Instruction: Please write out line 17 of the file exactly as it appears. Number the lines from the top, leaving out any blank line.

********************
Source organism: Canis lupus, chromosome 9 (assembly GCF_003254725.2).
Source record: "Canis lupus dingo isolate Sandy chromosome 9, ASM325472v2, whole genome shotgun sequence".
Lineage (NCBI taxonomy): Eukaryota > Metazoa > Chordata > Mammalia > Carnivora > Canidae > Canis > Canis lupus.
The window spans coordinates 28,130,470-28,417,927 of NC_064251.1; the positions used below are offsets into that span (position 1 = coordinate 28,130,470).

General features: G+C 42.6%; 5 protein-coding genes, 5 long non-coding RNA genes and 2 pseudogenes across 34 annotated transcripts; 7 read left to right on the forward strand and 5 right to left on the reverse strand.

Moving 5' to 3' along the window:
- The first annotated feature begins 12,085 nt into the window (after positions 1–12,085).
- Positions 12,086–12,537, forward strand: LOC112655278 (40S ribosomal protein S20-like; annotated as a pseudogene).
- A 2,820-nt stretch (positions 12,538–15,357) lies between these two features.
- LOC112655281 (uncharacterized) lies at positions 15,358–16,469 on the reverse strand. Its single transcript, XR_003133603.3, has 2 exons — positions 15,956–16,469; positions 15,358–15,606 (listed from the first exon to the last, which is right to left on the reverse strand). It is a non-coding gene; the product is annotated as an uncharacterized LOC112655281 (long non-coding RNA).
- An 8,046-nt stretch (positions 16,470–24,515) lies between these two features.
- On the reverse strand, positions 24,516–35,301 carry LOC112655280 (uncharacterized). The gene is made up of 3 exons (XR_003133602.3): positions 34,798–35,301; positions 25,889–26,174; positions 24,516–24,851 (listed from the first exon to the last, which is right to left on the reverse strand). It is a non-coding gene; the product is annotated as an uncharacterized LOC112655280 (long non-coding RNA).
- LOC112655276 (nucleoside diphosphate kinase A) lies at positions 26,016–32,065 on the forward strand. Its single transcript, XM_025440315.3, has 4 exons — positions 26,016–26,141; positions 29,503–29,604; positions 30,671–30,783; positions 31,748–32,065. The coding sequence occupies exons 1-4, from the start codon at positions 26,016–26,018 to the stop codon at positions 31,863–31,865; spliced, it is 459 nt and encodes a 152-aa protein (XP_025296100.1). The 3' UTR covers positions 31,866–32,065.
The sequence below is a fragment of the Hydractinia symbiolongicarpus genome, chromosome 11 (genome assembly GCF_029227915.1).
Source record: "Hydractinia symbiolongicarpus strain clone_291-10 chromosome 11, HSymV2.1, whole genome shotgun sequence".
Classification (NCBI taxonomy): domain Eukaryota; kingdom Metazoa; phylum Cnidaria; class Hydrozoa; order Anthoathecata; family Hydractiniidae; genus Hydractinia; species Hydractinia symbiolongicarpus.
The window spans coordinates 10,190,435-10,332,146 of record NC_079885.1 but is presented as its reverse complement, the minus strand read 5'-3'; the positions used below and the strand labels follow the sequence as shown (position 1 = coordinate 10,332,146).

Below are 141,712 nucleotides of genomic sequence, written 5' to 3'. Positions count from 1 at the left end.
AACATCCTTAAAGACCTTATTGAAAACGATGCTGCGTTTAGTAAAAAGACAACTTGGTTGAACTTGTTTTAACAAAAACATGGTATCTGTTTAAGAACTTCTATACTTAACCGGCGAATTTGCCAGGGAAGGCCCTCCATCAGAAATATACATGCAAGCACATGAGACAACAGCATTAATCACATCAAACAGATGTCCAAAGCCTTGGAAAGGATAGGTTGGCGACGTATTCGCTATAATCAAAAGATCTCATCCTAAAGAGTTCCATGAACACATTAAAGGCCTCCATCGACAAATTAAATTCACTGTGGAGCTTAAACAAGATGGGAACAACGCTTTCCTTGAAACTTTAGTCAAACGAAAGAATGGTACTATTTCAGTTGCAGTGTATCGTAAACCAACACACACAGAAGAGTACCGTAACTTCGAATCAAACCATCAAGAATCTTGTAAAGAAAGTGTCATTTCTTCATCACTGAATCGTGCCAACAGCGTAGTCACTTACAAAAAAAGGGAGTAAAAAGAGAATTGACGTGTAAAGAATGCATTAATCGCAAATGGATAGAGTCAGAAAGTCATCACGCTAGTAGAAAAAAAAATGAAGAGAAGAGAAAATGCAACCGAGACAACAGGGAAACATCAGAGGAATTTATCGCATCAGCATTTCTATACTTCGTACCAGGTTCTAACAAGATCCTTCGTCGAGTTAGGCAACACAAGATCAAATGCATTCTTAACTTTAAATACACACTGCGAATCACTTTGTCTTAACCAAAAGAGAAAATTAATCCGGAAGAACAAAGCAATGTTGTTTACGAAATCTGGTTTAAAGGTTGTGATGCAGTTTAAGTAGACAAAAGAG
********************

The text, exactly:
The window spans coordinates 10,190,435-10,332,146 of record NC_079885.1 but is presented as its reverse complement, the minus strand read 5'-3'; the positions used below and the strand labels follow the sequence as shown (position 1 = coordinate 10,332,146).